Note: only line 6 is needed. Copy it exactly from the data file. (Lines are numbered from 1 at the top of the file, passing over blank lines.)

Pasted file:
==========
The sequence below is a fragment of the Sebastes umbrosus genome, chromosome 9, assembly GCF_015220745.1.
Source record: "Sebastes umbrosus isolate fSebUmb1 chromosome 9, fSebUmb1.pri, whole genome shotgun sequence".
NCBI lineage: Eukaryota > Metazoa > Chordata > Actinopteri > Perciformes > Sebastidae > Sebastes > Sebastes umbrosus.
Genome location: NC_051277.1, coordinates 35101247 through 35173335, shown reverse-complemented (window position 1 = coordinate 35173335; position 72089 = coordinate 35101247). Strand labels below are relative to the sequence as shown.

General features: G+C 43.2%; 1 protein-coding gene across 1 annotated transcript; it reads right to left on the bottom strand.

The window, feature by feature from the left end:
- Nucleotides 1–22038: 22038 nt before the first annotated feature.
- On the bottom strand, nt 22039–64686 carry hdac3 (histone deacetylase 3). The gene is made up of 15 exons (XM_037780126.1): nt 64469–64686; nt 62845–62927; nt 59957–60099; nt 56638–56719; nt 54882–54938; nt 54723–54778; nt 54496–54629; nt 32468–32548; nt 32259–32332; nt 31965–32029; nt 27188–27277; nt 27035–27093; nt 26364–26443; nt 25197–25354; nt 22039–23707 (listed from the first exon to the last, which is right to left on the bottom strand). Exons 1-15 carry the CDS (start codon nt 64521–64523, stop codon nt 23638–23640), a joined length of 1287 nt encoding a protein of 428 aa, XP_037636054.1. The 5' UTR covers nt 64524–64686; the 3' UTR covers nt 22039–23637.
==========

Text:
The window, feature by feature from the left end: